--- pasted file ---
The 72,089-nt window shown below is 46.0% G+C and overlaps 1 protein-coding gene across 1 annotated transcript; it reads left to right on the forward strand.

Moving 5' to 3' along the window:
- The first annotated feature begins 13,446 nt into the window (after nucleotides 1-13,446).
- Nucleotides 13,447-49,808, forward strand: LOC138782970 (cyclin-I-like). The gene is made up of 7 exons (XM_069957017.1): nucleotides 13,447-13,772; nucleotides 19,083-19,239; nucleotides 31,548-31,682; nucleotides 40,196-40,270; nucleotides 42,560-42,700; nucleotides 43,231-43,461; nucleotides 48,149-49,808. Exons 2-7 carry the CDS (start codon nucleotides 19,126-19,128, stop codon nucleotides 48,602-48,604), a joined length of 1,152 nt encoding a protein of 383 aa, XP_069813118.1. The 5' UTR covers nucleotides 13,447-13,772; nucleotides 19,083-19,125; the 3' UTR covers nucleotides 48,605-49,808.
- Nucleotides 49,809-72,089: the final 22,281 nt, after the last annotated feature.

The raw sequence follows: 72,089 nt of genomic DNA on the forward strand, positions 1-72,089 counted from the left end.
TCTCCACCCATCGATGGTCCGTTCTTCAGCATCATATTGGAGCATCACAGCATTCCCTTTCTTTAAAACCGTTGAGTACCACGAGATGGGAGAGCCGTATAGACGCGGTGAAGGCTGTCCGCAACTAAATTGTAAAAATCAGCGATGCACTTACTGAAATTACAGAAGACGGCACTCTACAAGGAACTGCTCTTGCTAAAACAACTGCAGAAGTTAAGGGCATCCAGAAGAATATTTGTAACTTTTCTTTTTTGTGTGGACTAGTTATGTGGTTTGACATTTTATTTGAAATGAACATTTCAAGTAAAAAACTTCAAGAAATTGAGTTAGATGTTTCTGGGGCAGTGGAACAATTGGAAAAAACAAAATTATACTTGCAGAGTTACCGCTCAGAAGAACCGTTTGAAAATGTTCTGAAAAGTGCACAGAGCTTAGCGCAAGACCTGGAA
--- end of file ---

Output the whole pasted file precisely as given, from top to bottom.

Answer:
The 72,089-nt window shown below is 46.0% G+C and overlaps 1 protein-coding gene across 1 annotated transcript; it reads left to right on the forward strand.

Moving 5' to 3' along the window:
- The first annotated feature begins 13,446 nt into the window (after nucleotides 1-13,446).
- Nucleotides 13,447-49,808, forward strand: LOC138782970 (cyclin-I-like). The gene is made up of 7 exons (XM_069957017.1): nucleotides 13,447-13,772; nucleotides 19,083-19,239; nucleotides 31,548-31,682; nucleotides 40,196-40,270; nucleotides 42,560-42,700; nucleotides 43,231-43,461; nucleotides 48,149-49,808. Exons 2-7 carry the CDS (start codon nucleotides 19,126-19,128, stop codon nucleotides 48,602-48,604), a joined length of 1,152 nt encoding a protein of 383 aa, XP_069813118.1. The 5' UTR covers nucleotides 13,447-13,772; nucleotides 19,083-19,125; the 3' UTR covers nucleotides 48,605-49,808.
- Nucleotides 49,809-72,089: the final 22,281 nt, after the last annotated feature.

The raw sequence follows: 72,089 nt of genomic DNA on the forward strand, positions 1-72,089 counted from the left end.
TCTCCACCCATCGATGGTCCGTTCTTCAGCATCATATTGGAGCATCACAGCATTCCCTTTCTTTAAAACCGTTGAGTACCACGAGATGGGAGAGCCGTATAGACGCGGTGAAGGCTGTCCGCAACTAAATTGTAAAAATCAGCGATGCACTTACTGAAATTACAGAAGACGGCACTCTACAAGGAACTGCTCTTGCTAAAACAACTGCAGAAGTTAAGGGCATCCAGAAGAATATTTGTAACTTTTCTTTTTTGTGTGGACTAGTTATGTGGTTTGACATTTTATTTGAAATGAACATTTCAAGTAAAAAACTTCAAGAAATTGAGTTAGATGTTTCTGGGGCAGTGGAACAATTGGAAAAAACAAAATTATACTTGCAGAGTTACCGCTCAGAAGAACCGTTTGAAAATGTTCTGAAAAGTGCACAGAGCTTAGCGCAAGACCTGGAA